Identification of a novel Nrf2-regulated antioxidant response element (ARE) in the mouse NAD(P)H:quinone oxidoreductase 1 gene: reassessment of the ARE consensus sequence

Paul Nioi, Michael McMahon, Ken Itoh, Masayuki Yamamoto, John D. Hayes

    Research output: Contribution to journalArticle

    353 Citations (Scopus)

    Abstract

    NQO1 [NAD(P)H:quinone oxidoreductase 1] has an integral role in cellular responses to oxidative stress. The expression of NQO1 is up-regulated in the mouse following challenge with electrophilic chemicals, in an Nrf2 (NF-E2 p45-related factor 2)-dependent fashion, but the molecular basis for this observation remains unexplained. Through characterization of the murine nqo1 5'-upstream region, we now show that Nrf2 regulates this gene directly via an ARE (antioxidant response element) that lies within a 24 bp region spanning nt -444 to -421. A comprehensive mutation study of this ARE revealed that it does not conform to the currently accepted ARE consensus sequence [(5'-TMAnnRTGAYnnnGCRwwww-3', with essential nucleotides shown in capitals); two cytosine residues (shown in bold in the following sequence) that have been designated 'n' previously because they were thought to be redundant (5'-gagTcA C aGTgAGt C ggCAaaatt-3') have now been found to be essential for enhancer activity; two guanines (also shown in bold) previously regarded as essential for ARE function (5'-gagTcACaGT g AGtCg g CAaaatt-3') have proven to be dispensable]. Examination of wild-type and nrf2 (-/-) mouse embryonic fibroblasts demonstrated that Nrf2 is essential for both constitutive expression of NQO1 and its induction by sulphoraphane. Electrophoretic mobility-shift and chromatin immunoprecipitation assays revealed that Nrf2 associates, in low amounts, with the nqo1 ARE under constitutive conditions, and following sulphoraphane challenge of cells, Nrf2 is recruited to the ARE in substantially greater quantities, as a heterodimer with the small Maf (musculoaponeurotic fibrosarcoma virus) protein, MafK. Also, MafK was found to bind the nqo1 ARE in an Nrf2-independent fashion, and may contribute to transcriptional repression of the oxidoreductase gene. These findings allow a model for transcriptional control of nqo1 through the ARE to be proposed. Furthermore, our results indicate that distinct AREs have differential sequence requirements, and a universally applicable consensus sequence cannot be derived.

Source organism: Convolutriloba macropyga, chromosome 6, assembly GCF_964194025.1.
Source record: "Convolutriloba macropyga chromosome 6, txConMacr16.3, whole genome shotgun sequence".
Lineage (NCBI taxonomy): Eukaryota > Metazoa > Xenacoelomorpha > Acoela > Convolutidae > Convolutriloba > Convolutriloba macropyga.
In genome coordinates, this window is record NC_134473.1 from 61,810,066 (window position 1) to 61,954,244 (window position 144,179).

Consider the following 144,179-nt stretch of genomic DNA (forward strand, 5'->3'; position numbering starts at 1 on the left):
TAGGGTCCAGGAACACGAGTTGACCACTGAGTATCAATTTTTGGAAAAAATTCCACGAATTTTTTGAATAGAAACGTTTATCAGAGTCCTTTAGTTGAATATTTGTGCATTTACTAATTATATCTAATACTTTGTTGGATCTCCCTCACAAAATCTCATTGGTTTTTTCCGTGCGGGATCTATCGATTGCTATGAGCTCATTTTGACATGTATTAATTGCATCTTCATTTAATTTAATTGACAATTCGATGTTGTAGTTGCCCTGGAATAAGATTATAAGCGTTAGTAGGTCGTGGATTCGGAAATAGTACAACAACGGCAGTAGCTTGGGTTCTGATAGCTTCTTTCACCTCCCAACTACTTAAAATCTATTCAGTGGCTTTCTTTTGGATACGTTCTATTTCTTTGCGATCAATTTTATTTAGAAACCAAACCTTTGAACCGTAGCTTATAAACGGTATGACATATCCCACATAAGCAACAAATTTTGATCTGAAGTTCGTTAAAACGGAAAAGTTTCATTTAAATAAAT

Original languageEnglish
    Pages (from-to)337-48
    Number of pages12
    JournalBiochemical Journal
    Volume374
    Issue numberPt 2
    DOIs
    Publication statusPublished - 2003

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